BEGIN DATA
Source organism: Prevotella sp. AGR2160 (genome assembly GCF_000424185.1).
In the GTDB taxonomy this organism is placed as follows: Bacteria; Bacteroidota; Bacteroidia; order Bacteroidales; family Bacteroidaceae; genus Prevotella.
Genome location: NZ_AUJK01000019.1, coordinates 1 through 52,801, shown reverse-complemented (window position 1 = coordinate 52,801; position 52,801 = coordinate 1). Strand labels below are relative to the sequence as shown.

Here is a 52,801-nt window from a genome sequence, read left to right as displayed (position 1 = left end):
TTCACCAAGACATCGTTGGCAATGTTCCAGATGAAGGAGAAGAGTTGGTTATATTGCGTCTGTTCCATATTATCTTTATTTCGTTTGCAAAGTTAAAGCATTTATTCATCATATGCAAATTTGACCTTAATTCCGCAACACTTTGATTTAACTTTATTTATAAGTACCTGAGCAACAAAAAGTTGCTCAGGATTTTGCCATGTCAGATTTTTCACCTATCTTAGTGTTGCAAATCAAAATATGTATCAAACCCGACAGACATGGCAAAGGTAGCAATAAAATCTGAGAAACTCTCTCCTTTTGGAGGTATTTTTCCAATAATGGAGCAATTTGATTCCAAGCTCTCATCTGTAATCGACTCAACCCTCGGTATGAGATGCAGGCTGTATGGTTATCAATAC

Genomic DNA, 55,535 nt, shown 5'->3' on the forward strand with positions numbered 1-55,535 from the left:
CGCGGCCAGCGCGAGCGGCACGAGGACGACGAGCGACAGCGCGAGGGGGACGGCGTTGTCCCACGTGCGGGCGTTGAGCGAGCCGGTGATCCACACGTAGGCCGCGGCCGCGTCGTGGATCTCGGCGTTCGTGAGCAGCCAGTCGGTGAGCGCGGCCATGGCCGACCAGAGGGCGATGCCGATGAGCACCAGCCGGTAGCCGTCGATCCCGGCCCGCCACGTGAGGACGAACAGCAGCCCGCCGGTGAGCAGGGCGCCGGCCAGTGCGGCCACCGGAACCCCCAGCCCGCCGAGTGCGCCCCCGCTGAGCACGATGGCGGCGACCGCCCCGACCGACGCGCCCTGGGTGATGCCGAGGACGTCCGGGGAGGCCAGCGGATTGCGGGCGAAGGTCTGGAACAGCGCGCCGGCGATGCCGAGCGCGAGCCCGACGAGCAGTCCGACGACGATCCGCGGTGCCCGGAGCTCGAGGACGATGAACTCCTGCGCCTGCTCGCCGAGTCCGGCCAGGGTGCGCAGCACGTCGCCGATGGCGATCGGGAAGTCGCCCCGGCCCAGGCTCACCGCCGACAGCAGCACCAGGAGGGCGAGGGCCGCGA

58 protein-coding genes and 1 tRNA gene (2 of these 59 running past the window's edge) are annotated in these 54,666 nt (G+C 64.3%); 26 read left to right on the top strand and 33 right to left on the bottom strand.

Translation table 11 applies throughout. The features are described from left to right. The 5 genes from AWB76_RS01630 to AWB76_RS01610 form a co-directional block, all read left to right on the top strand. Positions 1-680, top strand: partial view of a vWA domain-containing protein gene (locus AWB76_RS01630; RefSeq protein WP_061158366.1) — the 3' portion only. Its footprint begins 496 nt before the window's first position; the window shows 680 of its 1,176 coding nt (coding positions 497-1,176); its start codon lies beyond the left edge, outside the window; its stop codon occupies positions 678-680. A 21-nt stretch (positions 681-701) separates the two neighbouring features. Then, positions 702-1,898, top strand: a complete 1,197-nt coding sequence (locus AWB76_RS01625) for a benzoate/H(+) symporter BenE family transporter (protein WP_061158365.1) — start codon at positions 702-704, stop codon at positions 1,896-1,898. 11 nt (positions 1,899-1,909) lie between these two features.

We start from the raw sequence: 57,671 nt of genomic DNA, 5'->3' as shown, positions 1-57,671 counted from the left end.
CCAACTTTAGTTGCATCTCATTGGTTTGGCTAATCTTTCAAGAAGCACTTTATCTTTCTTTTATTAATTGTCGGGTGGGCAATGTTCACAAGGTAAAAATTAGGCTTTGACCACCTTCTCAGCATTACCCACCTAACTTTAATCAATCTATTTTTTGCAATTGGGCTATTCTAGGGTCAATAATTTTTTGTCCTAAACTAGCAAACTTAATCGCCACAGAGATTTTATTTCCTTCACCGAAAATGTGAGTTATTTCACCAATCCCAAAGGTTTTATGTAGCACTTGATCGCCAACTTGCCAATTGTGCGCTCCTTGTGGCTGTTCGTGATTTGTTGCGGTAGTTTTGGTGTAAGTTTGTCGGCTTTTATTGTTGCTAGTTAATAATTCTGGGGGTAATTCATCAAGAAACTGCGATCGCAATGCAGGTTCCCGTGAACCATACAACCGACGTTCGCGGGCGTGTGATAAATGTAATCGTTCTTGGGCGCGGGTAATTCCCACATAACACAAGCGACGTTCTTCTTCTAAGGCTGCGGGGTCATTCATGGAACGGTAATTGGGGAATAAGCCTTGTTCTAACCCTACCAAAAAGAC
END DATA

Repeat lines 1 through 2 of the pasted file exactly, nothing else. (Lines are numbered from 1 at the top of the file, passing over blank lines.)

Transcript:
Source organism: Prevotella sp. AGR2160 (genome assembly GCF_000424185.1).
In the GTDB taxonomy this organism is placed as follows: Bacteria; Bacteroidota; Bacteroidia; order Bacteroidales; family Bacteroidaceae; genus Prevotella.